The International Finance Corporation, the World Bank's private-sector lending arm, on Tuesday approved $125 million in loans for gold major Newmont Mining Corp.'s Ahafo project in Ghana, but not all countries on the IFC's 24-member board agreed it was a good move.
Board officials, who spoke on condition of anonymity, said three countries abstained and one objected during discussions on the project, amid concerns about the environmental impact and resettlement of families that were living on the mine's site.
The IFC investment includes $75 million of IFC's own resources with the remainder raised through a syndication of commercial banks.
The Ahafo project is expected to produce about 500,000 ounces of gold a year and production is likely to begin in mid-2006, as the Denver, Colorado-based company pushes to increase its gold reserves.
"The board recognized that it is a risky venture, but agreed that it is good to have the IFC around pushing for higher standards and social and environmental compliance," said one board official, on condition of anonymity.
"The IFC assured us of all the precautions and safeguards that have been put in place and that everything will be done in accordance with World Bank principles," the official said. "It was also clear that many of the fears expressed by people related to previous experiences and not necessarily this project."
Officials said IFC staff would report to the board on a regular basis on progress with the project.
INVOLVEMENT OR NOT
The World Bank has been grappling for several years with involvement in oil and gas and mining projects which development groups say cause more harm than good and are vulnerable to corruption.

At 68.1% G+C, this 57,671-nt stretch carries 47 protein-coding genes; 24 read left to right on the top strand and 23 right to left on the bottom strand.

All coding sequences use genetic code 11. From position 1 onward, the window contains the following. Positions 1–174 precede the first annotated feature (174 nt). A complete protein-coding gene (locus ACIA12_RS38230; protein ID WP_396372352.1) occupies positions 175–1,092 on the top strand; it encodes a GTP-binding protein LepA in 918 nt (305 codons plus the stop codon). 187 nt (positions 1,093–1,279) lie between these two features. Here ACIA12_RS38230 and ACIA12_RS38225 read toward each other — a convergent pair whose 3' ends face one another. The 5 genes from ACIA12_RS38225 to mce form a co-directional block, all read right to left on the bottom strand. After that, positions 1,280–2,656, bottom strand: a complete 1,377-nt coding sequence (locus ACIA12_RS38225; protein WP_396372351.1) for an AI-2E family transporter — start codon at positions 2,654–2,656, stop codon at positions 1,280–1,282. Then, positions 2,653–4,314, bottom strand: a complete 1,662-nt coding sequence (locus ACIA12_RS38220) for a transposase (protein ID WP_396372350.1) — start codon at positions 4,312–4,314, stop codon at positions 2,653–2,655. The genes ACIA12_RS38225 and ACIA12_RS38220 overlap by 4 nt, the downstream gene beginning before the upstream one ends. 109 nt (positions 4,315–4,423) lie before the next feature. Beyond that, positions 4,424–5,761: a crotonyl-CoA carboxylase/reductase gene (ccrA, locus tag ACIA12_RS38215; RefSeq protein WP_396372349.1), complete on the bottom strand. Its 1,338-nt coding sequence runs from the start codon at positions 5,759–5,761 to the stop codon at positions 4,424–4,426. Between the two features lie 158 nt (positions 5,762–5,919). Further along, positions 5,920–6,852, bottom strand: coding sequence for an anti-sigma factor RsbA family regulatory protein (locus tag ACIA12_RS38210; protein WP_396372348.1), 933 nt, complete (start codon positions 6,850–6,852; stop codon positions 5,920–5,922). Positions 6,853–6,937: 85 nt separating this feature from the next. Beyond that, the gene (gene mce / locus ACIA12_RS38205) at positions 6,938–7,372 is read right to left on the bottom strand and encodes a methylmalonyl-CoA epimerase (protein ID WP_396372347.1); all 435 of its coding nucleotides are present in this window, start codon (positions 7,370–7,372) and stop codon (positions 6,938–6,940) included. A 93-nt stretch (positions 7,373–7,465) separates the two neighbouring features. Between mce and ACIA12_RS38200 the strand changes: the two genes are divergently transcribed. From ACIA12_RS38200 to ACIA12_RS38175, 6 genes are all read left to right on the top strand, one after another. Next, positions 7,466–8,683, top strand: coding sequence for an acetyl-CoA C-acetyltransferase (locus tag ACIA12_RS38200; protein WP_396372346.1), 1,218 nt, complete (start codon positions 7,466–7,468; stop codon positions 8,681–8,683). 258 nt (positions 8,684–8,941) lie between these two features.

The Newmont project comes in the wake of other recent high-profile IFC investments in a controversial oil pipeline in Chad and a gold project in western Guatemala.
World Bank President Paul Wolfowitz recently halted lending to Chad in a dispute over the government's grab for oil profits from the multinational pipeline project, saying Chad had breached an agreement to save the oil revenue for projects that benefit the poor.
Last week, six development groups wrote to the IFC board of directors, appealing to them to postpone approval of the loans for the Newmont project until all outstanding social and environmental issues were resolved.
The groups, including Oxfam, Earthworks and Bank Information Center, said Ghana's poor track record of regulating and managing environmental impacts in its emerging mining sector required additional oversight and monitoring.
"We are disappointed that the IFC has approved the project at this point without adequately resolving the serious potential social and environmental problems related to the project," said Keith Slack, policy adviser for development group Oxfam America.
"The IFC will be watched closely to make sure it is complying with social and environmental policies and protecting the livelihoods of people who will be affected," he added.
The IFC has said it was satisfied that Newmont, one of the world's largest gold miners, had taken the necessary precautions to ensure the project met World Bank standards on social and environmental protection.
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